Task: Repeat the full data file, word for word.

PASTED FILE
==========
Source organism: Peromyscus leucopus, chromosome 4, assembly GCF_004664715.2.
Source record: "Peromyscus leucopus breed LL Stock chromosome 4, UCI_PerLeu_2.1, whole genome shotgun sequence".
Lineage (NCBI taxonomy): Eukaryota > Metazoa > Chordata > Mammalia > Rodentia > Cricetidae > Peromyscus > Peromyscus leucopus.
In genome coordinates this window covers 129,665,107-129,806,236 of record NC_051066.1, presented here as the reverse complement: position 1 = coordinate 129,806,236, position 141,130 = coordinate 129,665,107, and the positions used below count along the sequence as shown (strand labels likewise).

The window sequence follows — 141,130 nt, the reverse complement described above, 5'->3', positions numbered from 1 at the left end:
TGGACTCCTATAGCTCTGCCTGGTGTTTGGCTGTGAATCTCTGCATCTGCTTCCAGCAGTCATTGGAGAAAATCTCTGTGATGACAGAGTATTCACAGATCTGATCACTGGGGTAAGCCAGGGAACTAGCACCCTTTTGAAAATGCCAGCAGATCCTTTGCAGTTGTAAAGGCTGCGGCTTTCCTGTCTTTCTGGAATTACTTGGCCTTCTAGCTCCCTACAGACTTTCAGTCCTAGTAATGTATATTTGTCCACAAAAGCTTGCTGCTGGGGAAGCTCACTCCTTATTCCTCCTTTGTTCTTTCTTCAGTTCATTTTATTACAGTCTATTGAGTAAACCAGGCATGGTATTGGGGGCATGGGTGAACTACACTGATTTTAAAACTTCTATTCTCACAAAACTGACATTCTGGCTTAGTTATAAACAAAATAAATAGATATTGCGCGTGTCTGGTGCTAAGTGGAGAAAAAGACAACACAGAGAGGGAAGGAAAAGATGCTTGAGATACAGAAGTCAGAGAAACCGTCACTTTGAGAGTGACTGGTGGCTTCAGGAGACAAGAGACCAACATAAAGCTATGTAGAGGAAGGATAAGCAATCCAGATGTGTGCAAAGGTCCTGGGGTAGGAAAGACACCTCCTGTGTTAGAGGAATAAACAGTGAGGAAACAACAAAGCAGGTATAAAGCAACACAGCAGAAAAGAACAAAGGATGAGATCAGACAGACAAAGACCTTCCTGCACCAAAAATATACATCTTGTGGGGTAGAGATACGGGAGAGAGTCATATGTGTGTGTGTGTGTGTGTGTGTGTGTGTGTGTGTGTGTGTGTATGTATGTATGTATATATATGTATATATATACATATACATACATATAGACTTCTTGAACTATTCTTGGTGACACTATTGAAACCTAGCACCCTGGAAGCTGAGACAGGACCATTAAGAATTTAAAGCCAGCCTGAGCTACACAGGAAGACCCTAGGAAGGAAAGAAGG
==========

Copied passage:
Source organism: Peromyscus leucopus, chromosome 4, assembly GCF_004664715.2.
Source record: "Peromyscus leucopus breed LL Stock chromosome 4, UCI_PerLeu_2.1, whole genome shotgun sequence".
Lineage (NCBI taxonomy): Eukaryota > Metazoa > Chordata > Mammalia > Rodentia > Cricetidae > Peromyscus > Peromyscus leucopus.
In genome coordinates this window covers 129,665,107-129,806,236 of record NC_051066.1, presented here as the reverse complement: position 1 = coordinate 129,806,236, position 141,130 = coordinate 129,665,107, and the positions used below count along the sequence as shown (strand labels likewise).

The window sequence follows — 141,130 nt, the reverse complement described above, 5'->3', positions numbered from 1 at the left end:
TGGACTCCTATAGCTCTGCCTGGTGTTTGGCTGTGAATCTCTGCATCTGCTTCCAGCAGTCATTGGAGAAAATCTCTGTGATGACAGAGTATTCACAGATCTGATCACTGGGGTAAGCCAGGGAACTAGCACCCTTTTGAAAATGCCAGCAGATCCTTTGCAGTTGTAAAGGCTGCGGCTTTCCTGTCTTTCTGGAATTACTTGGCCTTCTAGCTCCCTACAGACTTTCAGTCCTAGTAATGTATATTTGTCCACAAAAGCTTGCTGCTGGGGAAGCTCACTCCTTATTCCTCCTTTGTTCTTTCTTCAGTTCATTTTATTACAGTCTATTGAGTAAACCAGGCATGGTATTGGGGGCATGGGTGAACTACACTGATTTTAAAACTTCTATTCTCACAAAACTGACATTCTGGCTTAGTTATAAACAAAATAAATAGATATTGCGCGTGTCTGGTGCTAAGTGGAGAAAAAGACAACACAGAGAGGGAAGGAAAAGATGCTTGAGATACAGAAGTCAGAGAAACCGTCACTTTGAGAGTGACTGGTGGCTTCAGGAGACAAGAGACCAACATAAAGCTATGTAGAGGAAGGATAAGCAATCCAGATGTGTGCAAAGGTCCTGGGGTAGGAAAGACACCTCCTGTGTTAGAGGAATAAACAGTGAGGAAACAACAAAGCAGGTATAAAGCAACACAGCAGAAAAGAACAAAGGATGAGATCAGACAGACAAAGACCTTCCTGCACCAAAAATATACATCTTGTGGGGTAGAGATACGGGAGAGAGTCATATGTGTGTGTGTGTGTGTGTGTGTGTGTGTGTGTGTGTGTGTGTATGTATGTATGTATATATATGTATATATATACATATACATACATATAGACTTCTTGAACTATTCTTGGTGACACTATTGAAACCTAGCACCCTGGAAGCTGAGACAGGACCATTAAGAATTTAAAGCCAGCCTGAGCTACACAGGAAGACCCTAGGAAGGAAAGAAGG